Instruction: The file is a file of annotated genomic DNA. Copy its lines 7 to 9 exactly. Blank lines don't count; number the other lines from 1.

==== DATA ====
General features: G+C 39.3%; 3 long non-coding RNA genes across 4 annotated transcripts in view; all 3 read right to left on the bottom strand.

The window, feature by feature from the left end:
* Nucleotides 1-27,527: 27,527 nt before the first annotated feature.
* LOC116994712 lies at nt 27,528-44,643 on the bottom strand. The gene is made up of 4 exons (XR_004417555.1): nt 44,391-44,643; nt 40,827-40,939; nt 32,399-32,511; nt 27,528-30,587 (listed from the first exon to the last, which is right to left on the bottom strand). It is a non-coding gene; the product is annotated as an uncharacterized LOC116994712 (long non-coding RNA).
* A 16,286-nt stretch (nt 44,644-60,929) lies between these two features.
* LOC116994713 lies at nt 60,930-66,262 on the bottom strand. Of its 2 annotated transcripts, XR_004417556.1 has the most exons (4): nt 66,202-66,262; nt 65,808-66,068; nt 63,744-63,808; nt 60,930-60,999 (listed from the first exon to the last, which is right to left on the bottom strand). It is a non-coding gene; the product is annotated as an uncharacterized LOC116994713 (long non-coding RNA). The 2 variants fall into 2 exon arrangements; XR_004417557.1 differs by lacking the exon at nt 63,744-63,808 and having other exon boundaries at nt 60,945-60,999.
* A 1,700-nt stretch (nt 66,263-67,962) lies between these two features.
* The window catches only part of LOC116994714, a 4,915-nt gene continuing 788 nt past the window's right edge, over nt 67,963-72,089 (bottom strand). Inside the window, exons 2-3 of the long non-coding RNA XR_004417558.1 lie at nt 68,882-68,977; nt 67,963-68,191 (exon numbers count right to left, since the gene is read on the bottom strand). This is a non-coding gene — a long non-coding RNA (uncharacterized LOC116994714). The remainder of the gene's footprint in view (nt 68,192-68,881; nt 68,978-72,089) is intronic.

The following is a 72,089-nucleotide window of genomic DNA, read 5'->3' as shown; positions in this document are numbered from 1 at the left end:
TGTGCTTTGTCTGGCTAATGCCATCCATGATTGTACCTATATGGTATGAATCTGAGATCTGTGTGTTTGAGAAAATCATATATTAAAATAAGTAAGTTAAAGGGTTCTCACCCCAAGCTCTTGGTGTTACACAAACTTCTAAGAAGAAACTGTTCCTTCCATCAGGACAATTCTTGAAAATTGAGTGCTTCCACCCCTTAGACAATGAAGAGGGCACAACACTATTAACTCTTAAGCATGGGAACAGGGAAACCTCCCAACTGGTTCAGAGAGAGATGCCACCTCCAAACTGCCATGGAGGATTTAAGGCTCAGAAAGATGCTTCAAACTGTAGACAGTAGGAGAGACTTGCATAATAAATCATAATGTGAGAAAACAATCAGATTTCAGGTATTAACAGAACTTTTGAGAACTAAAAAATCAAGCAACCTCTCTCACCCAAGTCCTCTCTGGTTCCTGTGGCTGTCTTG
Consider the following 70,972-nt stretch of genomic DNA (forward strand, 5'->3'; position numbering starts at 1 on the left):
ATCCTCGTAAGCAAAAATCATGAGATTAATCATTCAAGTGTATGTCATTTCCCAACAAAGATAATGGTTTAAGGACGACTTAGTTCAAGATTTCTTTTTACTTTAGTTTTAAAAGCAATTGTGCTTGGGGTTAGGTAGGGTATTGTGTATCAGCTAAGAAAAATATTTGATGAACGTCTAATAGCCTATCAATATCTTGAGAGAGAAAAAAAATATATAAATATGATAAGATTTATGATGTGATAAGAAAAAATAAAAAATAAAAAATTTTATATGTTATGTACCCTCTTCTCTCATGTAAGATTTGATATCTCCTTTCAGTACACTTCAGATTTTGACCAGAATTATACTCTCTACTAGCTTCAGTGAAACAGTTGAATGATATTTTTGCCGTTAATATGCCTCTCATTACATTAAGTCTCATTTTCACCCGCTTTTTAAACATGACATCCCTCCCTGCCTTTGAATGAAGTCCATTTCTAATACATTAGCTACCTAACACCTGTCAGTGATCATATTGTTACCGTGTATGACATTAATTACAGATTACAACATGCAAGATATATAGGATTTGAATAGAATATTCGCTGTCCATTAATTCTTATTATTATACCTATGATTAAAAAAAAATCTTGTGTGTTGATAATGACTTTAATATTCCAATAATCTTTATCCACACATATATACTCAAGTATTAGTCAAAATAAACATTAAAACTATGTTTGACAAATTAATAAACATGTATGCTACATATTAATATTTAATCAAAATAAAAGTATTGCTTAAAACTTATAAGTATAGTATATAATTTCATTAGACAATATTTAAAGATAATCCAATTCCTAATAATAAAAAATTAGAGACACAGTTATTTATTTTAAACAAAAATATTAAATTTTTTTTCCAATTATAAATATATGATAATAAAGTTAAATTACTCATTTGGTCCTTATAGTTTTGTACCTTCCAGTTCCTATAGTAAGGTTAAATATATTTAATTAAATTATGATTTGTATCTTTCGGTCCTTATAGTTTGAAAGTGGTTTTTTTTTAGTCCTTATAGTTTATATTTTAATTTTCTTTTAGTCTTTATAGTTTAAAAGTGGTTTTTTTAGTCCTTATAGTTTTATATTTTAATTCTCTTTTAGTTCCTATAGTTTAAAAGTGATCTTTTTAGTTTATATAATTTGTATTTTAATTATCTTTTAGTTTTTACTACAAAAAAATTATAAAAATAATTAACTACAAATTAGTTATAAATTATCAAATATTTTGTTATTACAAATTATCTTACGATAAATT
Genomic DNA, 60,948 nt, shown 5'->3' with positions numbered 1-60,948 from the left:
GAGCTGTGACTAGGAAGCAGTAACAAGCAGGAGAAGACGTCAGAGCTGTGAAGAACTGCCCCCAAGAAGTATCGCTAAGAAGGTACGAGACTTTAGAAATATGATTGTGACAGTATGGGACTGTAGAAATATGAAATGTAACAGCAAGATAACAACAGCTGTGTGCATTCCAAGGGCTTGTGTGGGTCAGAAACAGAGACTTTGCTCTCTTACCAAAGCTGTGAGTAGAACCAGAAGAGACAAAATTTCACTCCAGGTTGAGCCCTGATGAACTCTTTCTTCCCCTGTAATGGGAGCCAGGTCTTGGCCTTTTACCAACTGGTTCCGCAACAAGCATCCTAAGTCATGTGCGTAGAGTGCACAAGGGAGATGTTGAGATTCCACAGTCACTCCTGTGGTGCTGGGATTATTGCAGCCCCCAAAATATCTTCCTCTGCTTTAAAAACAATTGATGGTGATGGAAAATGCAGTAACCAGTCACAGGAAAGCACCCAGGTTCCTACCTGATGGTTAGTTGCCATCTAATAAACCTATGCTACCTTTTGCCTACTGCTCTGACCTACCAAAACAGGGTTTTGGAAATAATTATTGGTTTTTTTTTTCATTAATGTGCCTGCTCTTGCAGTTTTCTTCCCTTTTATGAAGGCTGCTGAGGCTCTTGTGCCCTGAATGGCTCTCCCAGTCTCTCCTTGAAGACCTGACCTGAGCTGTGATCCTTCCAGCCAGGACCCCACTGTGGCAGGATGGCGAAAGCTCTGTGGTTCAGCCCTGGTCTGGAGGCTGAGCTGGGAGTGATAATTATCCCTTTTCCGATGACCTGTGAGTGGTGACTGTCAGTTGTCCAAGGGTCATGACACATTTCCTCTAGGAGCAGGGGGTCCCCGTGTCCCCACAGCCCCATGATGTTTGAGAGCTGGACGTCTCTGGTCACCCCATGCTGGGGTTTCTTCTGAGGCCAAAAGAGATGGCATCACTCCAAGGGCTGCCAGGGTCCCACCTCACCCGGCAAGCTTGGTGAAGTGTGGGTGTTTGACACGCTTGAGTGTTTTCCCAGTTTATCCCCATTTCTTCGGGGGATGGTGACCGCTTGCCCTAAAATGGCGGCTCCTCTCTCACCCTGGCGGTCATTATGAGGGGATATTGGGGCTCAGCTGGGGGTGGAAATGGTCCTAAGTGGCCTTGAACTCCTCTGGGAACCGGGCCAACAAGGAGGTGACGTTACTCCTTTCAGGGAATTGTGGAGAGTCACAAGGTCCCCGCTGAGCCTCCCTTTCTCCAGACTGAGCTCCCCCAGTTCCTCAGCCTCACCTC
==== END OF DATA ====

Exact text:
* A 1,700-nt stretch (nt 66,263-67,962) lies between these two features.
* The window catches only part of LOC116994714, a 4,915-nt gene continuing 788 nt past the window's right edge, over nt 67,963-72,089 (bottom strand). Inside the window, exons 2-3 of the long non-coding RNA XR_004417558.1 lie at nt 68,882-68,977; nt 67,963-68,191 (exon numbers count right to left, since the gene is read on the bottom strand). This is a non-coding gene — a long non-coding RNA (uncharacterized LOC116994714). The remainder of the gene's footprint in view (nt 68,192-68,881; nt 68,978-72,089) is intronic.

The following is a 72,089-nucleotide window of genomic DNA, read 5'->3' as shown; positions in this document are numbered from 1 at the left end: